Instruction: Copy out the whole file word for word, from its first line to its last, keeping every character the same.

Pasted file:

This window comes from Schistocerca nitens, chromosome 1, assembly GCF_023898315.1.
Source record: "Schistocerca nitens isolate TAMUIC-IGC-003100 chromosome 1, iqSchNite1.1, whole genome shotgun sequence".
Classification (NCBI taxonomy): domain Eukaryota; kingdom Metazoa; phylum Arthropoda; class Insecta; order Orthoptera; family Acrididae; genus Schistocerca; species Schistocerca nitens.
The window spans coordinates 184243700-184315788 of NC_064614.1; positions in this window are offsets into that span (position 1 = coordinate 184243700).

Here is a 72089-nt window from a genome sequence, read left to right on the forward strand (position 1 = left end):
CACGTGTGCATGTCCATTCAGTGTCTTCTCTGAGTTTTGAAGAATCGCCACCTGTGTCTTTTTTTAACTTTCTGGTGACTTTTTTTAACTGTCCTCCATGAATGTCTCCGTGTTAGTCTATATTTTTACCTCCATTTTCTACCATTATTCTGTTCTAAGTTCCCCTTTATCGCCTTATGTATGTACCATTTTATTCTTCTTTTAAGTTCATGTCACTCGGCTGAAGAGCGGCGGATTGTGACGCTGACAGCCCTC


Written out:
This window comes from Schistocerca nitens, chromosome 1, assembly GCF_023898315.1.
Source record: "Schistocerca nitens isolate TAMUIC-IGC-003100 chromosome 1, iqSchNite1.1, whole genome shotgun sequence".
Classification (NCBI taxonomy): domain Eukaryota; kingdom Metazoa; phylum Arthropoda; class Insecta; order Orthoptera; family Acrididae; genus Schistocerca; species Schistocerca nitens.
The window spans coordinates 184243700-184315788 of NC_064614.1; positions in this window are offsets into that span (position 1 = coordinate 184243700).

Here is a 72089-nt window from a genome sequence, read left to right on the forward strand (position 1 = left end):
CACGTGTGCATGTCCATTCAGTGTCTTCTCTGAGTTTTGAAGAATCGCCACCTGTGTCTTTTTTTAACTTTCTGGTGACTTTTTTTAACTGTCCTCCATGAATGTCTCCGTGTTAGTCTATATTTTTACCTCCATTTTCTACCATTATTCTGTTCTAAGTTCCCCTTTATCGCCTTATGTATGTACCATTTTATTCTTCTTTTAAGTTCATGTCACTCGGCTGAAGAGCGGCGGATTGTGACGCTGACAGCCCTC